January 20, 2021
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Don’t wait until it hurts!

By: George Malkemus
March 8, 2019

If you’ve been skipping regular dental checkups because you don’t have any tooth pain, beware: you may have periodontal disease and not even feel it! Your gums and jawbone are just as important as your teeth for oral health, as well as your general health.  Periodontal disease is correlated with serious health problems, including heart disease, diabetes, strokes, ulcers and pre-term births. 

 What is Periodontal disease?

Periodontal disease is a serious bacterial infection that attacks the gums and bones that support the teeth.  Periodontal disease [from Latin: perio meaning surrounding and dontal meaning teeth, i.e., gums] is often times without obvious symptoms.  Frequently there is no noticeable pain and since gum disease usually advances slowly, people are unaware of the problem until the disease condition is severe. Untreated periodontal disease can lead to tooth loss. 

According to the American Dental Hygienists’ Association, 75 percent of Americans have some form of periodontal disease. Unfortunately, 50 percent of Americans do not receive regular dental care.

There are different types of periodontal disease:

Gingivitis: Gingivitis usually causes little or no pain. The gums appear red, swollen, and bleed easily. Fortunately, gingivitis can be reversed with immediate treatment at a dental office and consistent homecare.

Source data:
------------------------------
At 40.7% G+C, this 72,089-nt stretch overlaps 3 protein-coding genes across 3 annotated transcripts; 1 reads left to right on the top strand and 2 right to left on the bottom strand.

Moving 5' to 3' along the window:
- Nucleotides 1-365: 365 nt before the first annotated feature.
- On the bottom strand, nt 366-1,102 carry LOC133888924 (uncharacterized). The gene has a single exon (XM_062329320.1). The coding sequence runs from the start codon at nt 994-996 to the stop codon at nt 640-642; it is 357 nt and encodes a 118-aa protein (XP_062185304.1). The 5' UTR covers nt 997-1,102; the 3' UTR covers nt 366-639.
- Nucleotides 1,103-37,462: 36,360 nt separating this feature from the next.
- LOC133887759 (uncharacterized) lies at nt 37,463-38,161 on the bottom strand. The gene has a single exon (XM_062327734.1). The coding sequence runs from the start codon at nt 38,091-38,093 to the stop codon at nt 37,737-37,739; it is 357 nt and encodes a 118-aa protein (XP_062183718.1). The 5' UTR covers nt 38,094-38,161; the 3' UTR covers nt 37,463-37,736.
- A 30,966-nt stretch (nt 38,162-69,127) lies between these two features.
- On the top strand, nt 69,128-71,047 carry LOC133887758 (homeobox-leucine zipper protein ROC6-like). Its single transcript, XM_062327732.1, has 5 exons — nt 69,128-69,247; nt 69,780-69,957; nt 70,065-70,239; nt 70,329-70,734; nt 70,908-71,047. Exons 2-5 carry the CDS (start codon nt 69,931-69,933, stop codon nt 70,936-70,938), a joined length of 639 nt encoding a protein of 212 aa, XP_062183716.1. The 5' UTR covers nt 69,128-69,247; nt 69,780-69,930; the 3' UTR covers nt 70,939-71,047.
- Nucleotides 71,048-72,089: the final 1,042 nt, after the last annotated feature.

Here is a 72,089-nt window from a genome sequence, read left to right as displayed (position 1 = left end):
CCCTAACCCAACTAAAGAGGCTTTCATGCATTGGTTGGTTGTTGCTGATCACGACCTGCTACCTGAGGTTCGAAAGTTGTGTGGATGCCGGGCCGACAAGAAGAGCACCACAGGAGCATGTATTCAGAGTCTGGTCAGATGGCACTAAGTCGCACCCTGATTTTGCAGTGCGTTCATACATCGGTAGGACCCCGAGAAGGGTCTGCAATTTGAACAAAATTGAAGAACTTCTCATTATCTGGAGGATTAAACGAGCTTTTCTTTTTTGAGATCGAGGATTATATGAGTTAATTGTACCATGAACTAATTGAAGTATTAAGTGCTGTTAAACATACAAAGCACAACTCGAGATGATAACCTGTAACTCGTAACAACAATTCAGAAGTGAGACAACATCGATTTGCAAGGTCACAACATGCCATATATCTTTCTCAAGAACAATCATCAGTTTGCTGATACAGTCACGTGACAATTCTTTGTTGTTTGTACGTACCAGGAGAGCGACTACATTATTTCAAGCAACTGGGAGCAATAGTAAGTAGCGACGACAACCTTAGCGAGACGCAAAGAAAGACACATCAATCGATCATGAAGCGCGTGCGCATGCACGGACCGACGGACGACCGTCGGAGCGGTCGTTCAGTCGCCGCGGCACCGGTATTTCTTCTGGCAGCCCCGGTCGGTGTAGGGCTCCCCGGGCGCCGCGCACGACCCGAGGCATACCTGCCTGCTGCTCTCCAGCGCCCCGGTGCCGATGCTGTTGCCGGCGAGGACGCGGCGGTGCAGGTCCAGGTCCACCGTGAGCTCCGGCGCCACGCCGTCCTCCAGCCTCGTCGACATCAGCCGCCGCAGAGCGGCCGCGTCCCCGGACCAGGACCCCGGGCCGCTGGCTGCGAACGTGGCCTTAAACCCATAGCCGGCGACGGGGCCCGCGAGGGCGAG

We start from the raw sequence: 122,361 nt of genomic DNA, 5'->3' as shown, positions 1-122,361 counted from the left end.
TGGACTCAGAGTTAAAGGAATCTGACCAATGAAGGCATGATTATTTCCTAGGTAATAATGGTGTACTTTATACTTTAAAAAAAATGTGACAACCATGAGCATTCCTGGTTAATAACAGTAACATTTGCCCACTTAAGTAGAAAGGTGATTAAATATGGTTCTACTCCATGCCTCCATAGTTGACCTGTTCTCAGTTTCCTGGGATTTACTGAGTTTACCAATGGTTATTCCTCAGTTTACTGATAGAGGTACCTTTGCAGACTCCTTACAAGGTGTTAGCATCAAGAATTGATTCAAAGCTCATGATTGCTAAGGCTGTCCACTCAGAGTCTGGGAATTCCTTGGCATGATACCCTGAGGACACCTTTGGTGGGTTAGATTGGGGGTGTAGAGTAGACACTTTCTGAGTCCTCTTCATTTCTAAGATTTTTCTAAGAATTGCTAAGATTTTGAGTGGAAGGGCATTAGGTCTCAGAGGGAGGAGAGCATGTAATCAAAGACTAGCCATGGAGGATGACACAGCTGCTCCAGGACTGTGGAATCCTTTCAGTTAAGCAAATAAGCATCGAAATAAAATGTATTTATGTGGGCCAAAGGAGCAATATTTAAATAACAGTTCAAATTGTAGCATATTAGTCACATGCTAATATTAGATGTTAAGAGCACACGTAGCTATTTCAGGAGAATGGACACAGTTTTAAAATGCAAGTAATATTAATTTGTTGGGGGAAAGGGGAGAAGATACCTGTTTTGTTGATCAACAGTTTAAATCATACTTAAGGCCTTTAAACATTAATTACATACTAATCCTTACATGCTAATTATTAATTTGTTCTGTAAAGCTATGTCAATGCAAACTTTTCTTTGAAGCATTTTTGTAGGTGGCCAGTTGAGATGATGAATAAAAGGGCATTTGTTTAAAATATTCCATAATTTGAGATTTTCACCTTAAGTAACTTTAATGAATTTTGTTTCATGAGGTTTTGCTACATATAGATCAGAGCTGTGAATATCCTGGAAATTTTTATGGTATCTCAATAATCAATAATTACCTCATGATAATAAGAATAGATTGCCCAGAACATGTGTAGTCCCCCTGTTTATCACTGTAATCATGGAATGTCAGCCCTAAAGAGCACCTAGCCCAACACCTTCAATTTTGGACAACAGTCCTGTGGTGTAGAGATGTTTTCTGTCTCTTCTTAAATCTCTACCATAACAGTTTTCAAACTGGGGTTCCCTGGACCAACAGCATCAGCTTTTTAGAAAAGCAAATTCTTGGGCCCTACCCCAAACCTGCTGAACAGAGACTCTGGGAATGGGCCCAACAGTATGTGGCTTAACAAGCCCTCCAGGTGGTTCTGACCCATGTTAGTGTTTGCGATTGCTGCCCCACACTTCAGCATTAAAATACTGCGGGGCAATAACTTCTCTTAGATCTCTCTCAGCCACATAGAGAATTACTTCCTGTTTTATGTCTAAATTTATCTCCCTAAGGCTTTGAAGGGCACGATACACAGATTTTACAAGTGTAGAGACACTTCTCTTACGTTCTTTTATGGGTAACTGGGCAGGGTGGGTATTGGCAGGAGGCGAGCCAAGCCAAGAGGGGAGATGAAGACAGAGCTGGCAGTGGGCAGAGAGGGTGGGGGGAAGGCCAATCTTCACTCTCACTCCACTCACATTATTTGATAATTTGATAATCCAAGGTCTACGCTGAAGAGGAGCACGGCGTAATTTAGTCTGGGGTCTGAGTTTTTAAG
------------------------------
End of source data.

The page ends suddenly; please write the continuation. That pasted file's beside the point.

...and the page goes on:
Aggressive periodontitis: The word “aggressive” is appropriate for this type of periodontal disease, because it quickly destroys the bones and gums that attach to and support the teeth.

Chronic periodontitis: The most common effects of chronic periodontitis are increased tissue inflammation, receding gums, deeper pockets at the gum line, and destruction of the bone and gums that attach to and support the teeth.

Causes of Periodontal disease

One of the major reasons for periodontal disease (and the most preventable one) is the lack of proper homecare of the teeth and gums, i.e., correct and frequent brushing and flossing. Periodontal disease also may arise from tobacco use, stress, clenching or grinding (bruxism), diabetes, HIV/AIDS infections, malnutrition, and hormonal changes (such as during puberty, menstruation, pregnancy and menopause). No matter how it has occurred, periodontal disease requires regular dental treatments and rigorous homecare procedures.

What are the signs of Periodontal disease?

Periodontal disease generally is painless. So even if your gums and teeth don’t hurt, you should be on the lookout for signs of infection, including:

 •Gums that bleed, especially when brushing or flossing your teeth

•Gums that are red or swollen

•Receding gums

•Persistent bad breath

•Pus that appears between your teeth and gums

•Teeth that feel loose or feel different when you bite together

Checking for Periodontal disease

A comprehensive evaluation of the gums is done during a dental examination.

  X-rays are taken to determine the bone support for the teeth and gums.  In my office, computerized digital x-rays are used, which have the benefit of 80 percent less radiation and allow computer storage and enhancement capabilities. 

Gum measurements are taken around all the teeth to check gum pocket depths.  The deeper the pocket, the higher the number and the greater the infection found. Gum recession levels are measured as well.